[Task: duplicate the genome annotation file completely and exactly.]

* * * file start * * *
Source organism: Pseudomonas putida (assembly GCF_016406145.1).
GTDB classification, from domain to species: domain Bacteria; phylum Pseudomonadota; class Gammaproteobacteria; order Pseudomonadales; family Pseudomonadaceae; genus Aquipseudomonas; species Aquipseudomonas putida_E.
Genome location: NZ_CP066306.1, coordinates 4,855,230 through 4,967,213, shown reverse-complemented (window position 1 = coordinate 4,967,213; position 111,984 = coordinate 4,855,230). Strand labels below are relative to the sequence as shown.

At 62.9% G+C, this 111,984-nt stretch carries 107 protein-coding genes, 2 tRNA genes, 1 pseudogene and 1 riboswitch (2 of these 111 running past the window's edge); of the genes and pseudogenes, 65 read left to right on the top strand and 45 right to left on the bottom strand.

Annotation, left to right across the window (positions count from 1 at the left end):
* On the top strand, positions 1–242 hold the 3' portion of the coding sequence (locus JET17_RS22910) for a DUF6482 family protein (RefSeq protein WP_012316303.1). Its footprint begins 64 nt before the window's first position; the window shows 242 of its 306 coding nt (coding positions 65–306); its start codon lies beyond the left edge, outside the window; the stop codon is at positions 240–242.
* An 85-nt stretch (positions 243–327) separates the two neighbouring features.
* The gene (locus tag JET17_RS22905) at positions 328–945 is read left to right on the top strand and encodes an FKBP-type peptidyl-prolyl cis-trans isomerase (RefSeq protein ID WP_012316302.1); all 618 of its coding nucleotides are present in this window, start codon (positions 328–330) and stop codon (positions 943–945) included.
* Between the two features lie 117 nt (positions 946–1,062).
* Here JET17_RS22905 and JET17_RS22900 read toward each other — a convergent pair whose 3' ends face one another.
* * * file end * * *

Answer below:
Source organism: Pseudomonas putida (assembly GCF_016406145.1).
GTDB classification, from domain to species: domain Bacteria; phylum Pseudomonadota; class Gammaproteobacteria; order Pseudomonadales; family Pseudomonadaceae; genus Aquipseudomonas; species Aquipseudomonas putida_E.
Genome location: NZ_CP066306.1, coordinates 4,855,230 through 4,967,213, shown reverse-complemented (window position 1 = coordinate 4,967,213; position 111,984 = coordinate 4,855,230). Strand labels below are relative to the sequence as shown.

At 62.9% G+C, this 111,984-nt stretch carries 107 protein-coding genes, 2 tRNA genes, 1 pseudogene and 1 riboswitch (2 of these 111 running past the window's edge); of the genes and pseudogenes, 65 read left to right on the top strand and 45 right to left on the bottom strand.

Annotation, left to right across the window (positions count from 1 at the left end):
* On the top strand, positions 1–242 hold the 3' portion of the coding sequence (locus JET17_RS22910) for a DUF6482 family protein (RefSeq protein WP_012316303.1). Its footprint begins 64 nt before the window's first position; the window shows 242 of its 306 coding nt (coding positions 65–306); its start codon lies beyond the left edge, outside the window; the stop codon is at positions 240–242.
* An 85-nt stretch (positions 243–327) separates the two neighbouring features.
* The gene (locus tag JET17_RS22905) at positions 328–945 is read left to right on the top strand and encodes an FKBP-type peptidyl-prolyl cis-trans isomerase (RefSeq protein ID WP_012316302.1); all 618 of its coding nucleotides are present in this window, start codon (positions 328–330) and stop codon (positions 943–945) included.
* Between the two features lie 117 nt (positions 946–1,062).
* Here JET17_RS22905 and JET17_RS22900 read toward each other — a convergent pair whose 3' ends face one another.